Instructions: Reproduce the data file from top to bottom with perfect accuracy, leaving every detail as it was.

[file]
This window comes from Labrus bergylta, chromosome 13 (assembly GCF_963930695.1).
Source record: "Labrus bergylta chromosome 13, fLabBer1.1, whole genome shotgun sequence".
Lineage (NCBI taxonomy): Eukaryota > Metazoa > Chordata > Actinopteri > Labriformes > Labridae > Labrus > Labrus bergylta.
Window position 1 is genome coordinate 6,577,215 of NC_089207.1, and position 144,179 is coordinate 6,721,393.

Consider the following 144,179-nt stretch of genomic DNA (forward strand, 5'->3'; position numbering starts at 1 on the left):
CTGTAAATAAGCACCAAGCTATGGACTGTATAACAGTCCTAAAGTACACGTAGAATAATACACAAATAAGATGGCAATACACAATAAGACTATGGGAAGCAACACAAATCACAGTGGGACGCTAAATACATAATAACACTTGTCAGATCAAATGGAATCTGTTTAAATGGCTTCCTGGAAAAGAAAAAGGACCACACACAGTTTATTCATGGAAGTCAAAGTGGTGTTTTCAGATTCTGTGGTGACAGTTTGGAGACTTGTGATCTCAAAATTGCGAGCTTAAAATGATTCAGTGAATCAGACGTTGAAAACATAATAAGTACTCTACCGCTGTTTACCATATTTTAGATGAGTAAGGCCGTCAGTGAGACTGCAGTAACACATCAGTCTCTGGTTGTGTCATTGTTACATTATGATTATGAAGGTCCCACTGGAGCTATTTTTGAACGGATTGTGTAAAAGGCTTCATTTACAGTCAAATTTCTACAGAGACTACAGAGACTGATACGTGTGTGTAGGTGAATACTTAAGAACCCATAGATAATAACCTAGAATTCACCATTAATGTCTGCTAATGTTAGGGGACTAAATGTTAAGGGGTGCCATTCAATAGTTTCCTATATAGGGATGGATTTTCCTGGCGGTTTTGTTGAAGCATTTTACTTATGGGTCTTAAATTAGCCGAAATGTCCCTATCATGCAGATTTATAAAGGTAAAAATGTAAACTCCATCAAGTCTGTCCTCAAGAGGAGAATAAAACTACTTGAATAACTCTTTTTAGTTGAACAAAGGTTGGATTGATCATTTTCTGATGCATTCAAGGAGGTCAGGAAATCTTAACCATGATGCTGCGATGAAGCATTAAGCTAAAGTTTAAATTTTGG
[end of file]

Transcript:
This window comes from Labrus bergylta, chromosome 13 (assembly GCF_963930695.1).
Source record: "Labrus bergylta chromosome 13, fLabBer1.1, whole genome shotgun sequence".
Lineage (NCBI taxonomy): Eukaryota > Metazoa > Chordata > Actinopteri > Labriformes > Labridae > Labrus > Labrus bergylta.
Window position 1 is genome coordinate 6,577,215 of NC_089207.1, and position 144,179 is coordinate 6,721,393.

Consider the following 144,179-nt stretch of genomic DNA (forward strand, 5'->3'; position numbering starts at 1 on the left):
CTGTAAATAAGCACCAAGCTATGGACTGTATAACAGTCCTAAAGTACACGTAGAATAATACACAAATAAGATGGCAATACACAATAAGACTATGGGAAGCAACACAAATCACAGTGGGACGCTAAATACATAATAACACTTGTCAGATCAAATGGAATCTGTTTAAATGGCTTCCTGGAAAAGAAAAAGGACCACACACAGTTTATTCATGGAAGTCAAAGTGGTGTTTTCAGATTCTGTGGTGACAGTTTGGAGACTTGTGATCTCAAAATTGCGAGCTTAAAATGATTCAGTGAATCAGACGTTGAAAACATAATAAGTACTCTACCGCTGTTTACCATATTTTAGATGAGTAAGGCCGTCAGTGAGACTGCAGTAACACATCAGTCTCTGGTTGTGTCATTGTTACATTATGATTATGAAGGTCCCACTGGAGCTATTTTTGAACGGATTGTGTAAAAGGCTTCATTTACAGTCAAATTTCTACAGAGACTACAGAGACTGATACGTGTGTGTAGGTGAATACTTAAGAACCCATAGATAATAACCTAGAATTCACCATTAATGTCTGCTAATGTTAGGGGACTAAATGTTAAGGGGTGCCATTCAATAGTTTCCTATATAGGGATGGATTTTCCTGGCGGTTTTGTTGAAGCATTTTACTTATGGGTCTTAAATTAGCCGAAATGTCCCTATCATGCAGATTTATAAAGGTAAAAATGTAAACTCCATCAAGTCTGTCCTCAAGAGGAGAATAAAACTACTTGAATAACTCTTTTTAGTTGAACAAAGGTTGGATTGATCATTTTCTGATGCATTCAAGGAGGTCAGGAAATCTTAACCATGATGCTGCGATGAAGCATTAAGCTAAAGTTTAAATTTTGG